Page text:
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Engineering Porous Drug Particles by Emulsification-Diffusion for Propellant-Driven Oral Inhalation Formulations

Libo Wu and Sandro R. P. da Rocha. Chemical Engineering and Materials Science, Wayne State University, Detroit, MI 48201

Aerosol inhalation has been traditionally used for the local delivery of therapeutics to the lungs. More recently, it has also been recognized as a potential route for the systemic delivery of both small molecules and large therapeutic biomolecules. Inhalation therapy is non-invasive, provides for fast drug uptake (second only to i.v.) and drugs delivered through the have good bioavailability. Pressurized metered dose inhalers (pMDIs) are the least expensive and most widely used oral inhalation devices. However, there are many challenges associated with the development of hydrofluoroalkane (HFA)-based dispersion pMDIs.

In this work we present a new, facile methodology for engineering porous drug particles with enhanced physical stability and aerosol characteristics in HFA-based pMDIs. The approach consists in preparing highly porous drug particles using a modified emulsification diffusion technique. The methodology allows for the control of the porosity and size of the particles (essential for controlling the aerosol characteristics), at very low concentrations of non-active excipients typically used in FDA-approved pMDIs. Results for the short-acting β2-adrenergic receptor agonists salbutamol sulfate (SS) and terbutaline hemisulfate (THS) are discussed. The physical stability and the aerosol characteristics of SS formulations are shown to be superior to the commercial formulation prepared with micronized crystals. This study is relevant in the development of formulations for the local and systemic delivery of small polar drugs to and through the lungs using the inexpensive and widely available pMDIs.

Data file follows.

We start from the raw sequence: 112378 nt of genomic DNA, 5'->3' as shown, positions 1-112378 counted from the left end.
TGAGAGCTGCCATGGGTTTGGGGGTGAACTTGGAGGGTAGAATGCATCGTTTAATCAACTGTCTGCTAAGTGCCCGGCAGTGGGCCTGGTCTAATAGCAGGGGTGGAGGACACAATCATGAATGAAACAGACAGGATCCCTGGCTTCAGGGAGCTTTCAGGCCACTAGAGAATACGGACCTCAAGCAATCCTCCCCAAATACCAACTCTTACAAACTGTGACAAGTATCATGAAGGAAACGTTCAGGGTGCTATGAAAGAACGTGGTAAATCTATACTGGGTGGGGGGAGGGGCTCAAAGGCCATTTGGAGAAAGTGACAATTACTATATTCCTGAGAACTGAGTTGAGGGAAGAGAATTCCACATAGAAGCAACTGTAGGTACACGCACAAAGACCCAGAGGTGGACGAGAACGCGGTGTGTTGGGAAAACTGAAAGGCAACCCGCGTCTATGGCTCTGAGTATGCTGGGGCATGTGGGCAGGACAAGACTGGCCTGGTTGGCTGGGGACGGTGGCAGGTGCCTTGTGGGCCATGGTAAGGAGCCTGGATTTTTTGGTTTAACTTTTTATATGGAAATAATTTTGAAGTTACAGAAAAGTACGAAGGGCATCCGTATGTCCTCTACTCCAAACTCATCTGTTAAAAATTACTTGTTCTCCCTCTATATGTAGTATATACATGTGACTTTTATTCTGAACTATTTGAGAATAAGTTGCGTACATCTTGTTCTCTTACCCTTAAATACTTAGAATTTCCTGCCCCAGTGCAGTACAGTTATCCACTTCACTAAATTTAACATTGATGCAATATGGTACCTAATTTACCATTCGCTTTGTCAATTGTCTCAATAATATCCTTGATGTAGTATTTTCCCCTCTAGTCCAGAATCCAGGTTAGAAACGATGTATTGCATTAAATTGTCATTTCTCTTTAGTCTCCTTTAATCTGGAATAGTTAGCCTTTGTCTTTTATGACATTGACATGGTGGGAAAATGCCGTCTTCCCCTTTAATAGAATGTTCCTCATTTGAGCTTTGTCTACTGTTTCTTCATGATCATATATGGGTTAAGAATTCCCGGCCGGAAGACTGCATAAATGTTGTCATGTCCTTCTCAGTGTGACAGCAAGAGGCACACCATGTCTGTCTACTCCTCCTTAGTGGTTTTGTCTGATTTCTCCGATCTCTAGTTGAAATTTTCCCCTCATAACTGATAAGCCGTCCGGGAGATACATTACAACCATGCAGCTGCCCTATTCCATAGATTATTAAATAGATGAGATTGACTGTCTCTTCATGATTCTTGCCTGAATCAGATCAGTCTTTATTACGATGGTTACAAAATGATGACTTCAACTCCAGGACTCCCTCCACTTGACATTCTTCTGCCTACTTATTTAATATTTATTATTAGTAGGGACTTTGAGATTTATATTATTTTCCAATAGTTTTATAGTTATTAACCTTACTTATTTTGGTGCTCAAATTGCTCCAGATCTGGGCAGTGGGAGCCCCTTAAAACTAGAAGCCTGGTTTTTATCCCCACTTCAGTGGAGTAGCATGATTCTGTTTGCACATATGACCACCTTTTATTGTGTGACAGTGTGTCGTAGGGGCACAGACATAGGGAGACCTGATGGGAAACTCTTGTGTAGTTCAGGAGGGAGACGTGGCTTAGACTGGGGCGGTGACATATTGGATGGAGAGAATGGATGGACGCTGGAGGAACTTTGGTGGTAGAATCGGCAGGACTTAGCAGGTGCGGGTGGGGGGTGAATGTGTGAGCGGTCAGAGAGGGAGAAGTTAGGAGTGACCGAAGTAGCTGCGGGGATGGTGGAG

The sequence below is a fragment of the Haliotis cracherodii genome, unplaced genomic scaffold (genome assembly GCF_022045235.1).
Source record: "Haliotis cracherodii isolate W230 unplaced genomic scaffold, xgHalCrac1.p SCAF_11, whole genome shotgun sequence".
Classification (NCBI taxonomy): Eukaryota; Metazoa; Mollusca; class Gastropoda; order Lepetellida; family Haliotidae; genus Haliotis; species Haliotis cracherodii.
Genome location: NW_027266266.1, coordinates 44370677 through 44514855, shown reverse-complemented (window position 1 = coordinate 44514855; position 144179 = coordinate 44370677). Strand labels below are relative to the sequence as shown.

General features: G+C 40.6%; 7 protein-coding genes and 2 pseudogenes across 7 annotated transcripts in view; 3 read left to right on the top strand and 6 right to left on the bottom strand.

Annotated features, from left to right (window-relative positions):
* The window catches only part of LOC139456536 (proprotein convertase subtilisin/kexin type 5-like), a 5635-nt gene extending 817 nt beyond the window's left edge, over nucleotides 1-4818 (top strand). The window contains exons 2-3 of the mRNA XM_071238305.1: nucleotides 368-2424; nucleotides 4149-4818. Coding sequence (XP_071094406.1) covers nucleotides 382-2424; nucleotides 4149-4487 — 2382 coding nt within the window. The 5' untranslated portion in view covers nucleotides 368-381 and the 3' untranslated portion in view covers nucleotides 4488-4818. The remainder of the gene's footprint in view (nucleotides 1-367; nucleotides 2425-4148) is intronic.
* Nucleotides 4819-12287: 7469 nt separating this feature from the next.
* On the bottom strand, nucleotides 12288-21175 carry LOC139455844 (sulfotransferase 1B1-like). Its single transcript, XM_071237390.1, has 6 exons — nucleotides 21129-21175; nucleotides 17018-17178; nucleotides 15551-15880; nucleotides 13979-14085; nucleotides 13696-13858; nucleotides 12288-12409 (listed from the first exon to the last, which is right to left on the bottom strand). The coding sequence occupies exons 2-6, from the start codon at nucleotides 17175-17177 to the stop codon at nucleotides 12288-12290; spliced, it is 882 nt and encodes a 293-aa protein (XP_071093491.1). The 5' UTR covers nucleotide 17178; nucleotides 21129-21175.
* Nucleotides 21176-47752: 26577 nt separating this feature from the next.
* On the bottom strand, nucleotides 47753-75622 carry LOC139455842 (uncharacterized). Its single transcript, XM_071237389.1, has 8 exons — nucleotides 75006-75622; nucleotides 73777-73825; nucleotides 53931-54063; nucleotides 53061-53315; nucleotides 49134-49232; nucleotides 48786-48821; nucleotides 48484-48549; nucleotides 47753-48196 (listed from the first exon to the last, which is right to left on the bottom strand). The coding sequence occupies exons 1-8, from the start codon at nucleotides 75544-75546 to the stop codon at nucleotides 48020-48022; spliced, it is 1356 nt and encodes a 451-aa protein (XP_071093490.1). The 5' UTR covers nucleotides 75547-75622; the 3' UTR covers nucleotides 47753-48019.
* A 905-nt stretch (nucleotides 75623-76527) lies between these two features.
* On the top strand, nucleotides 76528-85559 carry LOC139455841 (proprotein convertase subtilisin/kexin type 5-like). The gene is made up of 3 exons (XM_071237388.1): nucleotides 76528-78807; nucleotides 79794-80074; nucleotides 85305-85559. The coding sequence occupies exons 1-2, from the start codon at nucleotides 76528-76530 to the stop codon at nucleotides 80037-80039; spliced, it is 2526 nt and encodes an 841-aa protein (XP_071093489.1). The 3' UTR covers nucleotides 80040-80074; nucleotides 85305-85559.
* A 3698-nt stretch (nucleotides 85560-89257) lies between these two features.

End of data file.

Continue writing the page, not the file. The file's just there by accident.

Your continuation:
Keywords: pulmonary drug delivery; pressurized metered dose inhalers; porous particles, salbutamol sulfate; terbutaline hemisulfate.